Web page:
Pacini’s and [Thomas] Gold’s models were the very first modeling attempts. Pulsar astronomy has immensely progressed since then, and pulsars display a phenomenology that requires much more advanced models (see the section Pulsar behavior). There is no single unified pulsar model that can explain all the variety of observations… nobody predicted that our Galaxy would host some pulsars with pulsations rivaling atomic clocks in stability, or that their distribution would make them useful for an out-of-the-spiral galactic navigation system.
It’s a system we’ve begun to explore because of the need for autonomous navigation, in which a spacecraft is capable of navigating without recourse to resources on Earth or in nearby space. Homing in on millisecond pulsars (MSPs) as a unique subset of the broader population of pulsars, Vidal asks what observable predictions we might make that could help us distinguish natural phenomena from artificial. Galactic distribution turns out to be one such marker.
The distribution of MSPs is isotropic, while normal pulsars appear to be concentrated in the galactic plane. Because they are formed in binary systems, this distribution of MSPs causes us to ask why there would be more binary star systems outside the galactic disk than in it.
Image: Figure 7 from the Vidal paper. Caption: The distribution of MSPs in Galactic coordinates, excluding those in globular clusters. Binary MSPs are shown by open circles. From Lyne & Graham-Smith (2012, 116). Credit: Clément Vidal.
Bear in mind that while pulsar navigation became an early topic, proposed as far back as 1974 by JPL’s George Downs, it was the proposal to use X-ray pulsars instead of radio pulsars (Chester and Butman, 1981) that demonstrated both improved accuracy and the ability to use the kind of small detectors that would be feasible for inclusion in a spacecraft payload.
The discovery of X-ray millisecond pulsars shortly thereafter illustrated the difference between ‘normal’ pulsars and MSPs (for more on this, see Duncan Lorimer’s “Binary and Millisecond Pulsars,” Living Reviews in Relativity December 2008, 11:8; abstract here). Although there is much to say about this issue, for now keep in mind the key difference noted above: MSPs accrete matter from a companion. They are generally found in binary systems.
Now we enter the realm of prediction. If there is a case to be made for MSPs as evidence of engineering, we would expect them to be distributed in ways that would appear non-random. We would expect few redundancies in their coverage areas, and in terms of their numbers, there should be enough for galactic navigation but not necessarily more. Moreover, we would expect artificial navigation sources like X-ray millisecond pulsars to beam preferentially in the galactic plane. If we do not find these things, the astrophysical model is supported.
What emerges in this paper is a series of such predictions that can be used to examine our growing data about pulsar, and in particular MSP, behavior. The data offer a rich enough hunting ground that we can look at such things as MSPs in globular clusters as opposed to elsewhere in the galaxy. We find that about half of MSPs appear in globular clusters, a fact that supports an astrophysical explanation, since stellar encounters are likely in such quarters and thus the formation of the binary star systems that produce MSPs in the first place is to be expected.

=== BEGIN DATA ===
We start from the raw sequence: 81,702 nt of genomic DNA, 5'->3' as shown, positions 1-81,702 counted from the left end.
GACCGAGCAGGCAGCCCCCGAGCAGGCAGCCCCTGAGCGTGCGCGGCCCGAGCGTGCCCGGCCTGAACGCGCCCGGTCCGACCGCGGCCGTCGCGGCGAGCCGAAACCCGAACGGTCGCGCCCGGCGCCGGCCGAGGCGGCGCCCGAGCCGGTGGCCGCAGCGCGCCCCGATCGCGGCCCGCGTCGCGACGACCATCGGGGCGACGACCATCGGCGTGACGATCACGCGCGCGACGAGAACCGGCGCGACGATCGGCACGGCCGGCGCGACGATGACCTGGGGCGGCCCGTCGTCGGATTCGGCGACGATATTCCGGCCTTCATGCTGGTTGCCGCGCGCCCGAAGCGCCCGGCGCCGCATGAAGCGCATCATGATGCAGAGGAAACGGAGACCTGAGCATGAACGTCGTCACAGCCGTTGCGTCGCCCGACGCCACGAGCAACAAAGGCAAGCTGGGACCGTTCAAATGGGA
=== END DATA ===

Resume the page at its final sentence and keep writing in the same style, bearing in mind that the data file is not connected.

If MSPs are engineered objects, we would expect different properties between cluster MSPs and those in the disk. We should examine such questions as beaming direction, which an astrophysical explanation would find to be random. We would study as well whether pulsar beaming overlaps with other pulsar beaming within such clusters. Such a study under the SETI-XNAV rubric might help us uncover new binary MSPs, Vidal asserts, by modeling the coverage areas of MSPs and searching in places where coverage would be non-existent. The prediction would then be that we should find an MSP filling in the putative coverage gap.
Vidal’s paper offers numerous areas for such investigation. SETI-XNAV, he writes:
…draws on pulsar astronomy, as well as navigation and positioning science to make SETI predictions. This concrete project is grounded in a universal problem and needs: navigation. Decades of pulsar empirical data is available and I have proposed nine lines of inquiry to begin the endeavor… These include predictions regarding the spatial and power distribution of pulsars in the galaxy; their population; their evolutionary tracks; possible synchronization between pulsars; testing the navigability near the speed of light; decoding galactic coordinates; testing various directed panspermia hypotheses; as well as decoding metadata or more information in pulsar’s pulses.
My interest is in seeing how Vidal makes the distinction between astrophysical and astrobiological — in other words, as with KIC 8462852 and the interstellar object ‘Oumuamua, are we making progress as we begin to investigate under what some have called the ‘Dysonian’ SETI paradigm? That approach takes its name from the postulated Dyson spheres that have been the subject of early work and continue to be studied through projects like the Glimpsing Heat from Alien Technologies (G-HAT) program at Penn State (see Jason Wright’s Glimpsing Heat from Alien Technologies for more). These issues will grow in relevance as our observational tools hasten the pace of discovery.
More thoughts on all this in my next post. The paper is Vidal, “Pulsar positioning system: a quest for evidence of extraterrestrial engineering,” published online in the International Journal of Astrobiology 23 November 2017 (abstract / preprint). Also of interest: Chennamangalam, Siemion, Lorimer & Werthimer, “Jumping the energetics queue: Modulation of pulsar signals by extraterrestrial civilizations,” New Astronomy Volume 34, January 2015, pp. 245-249 (abstract).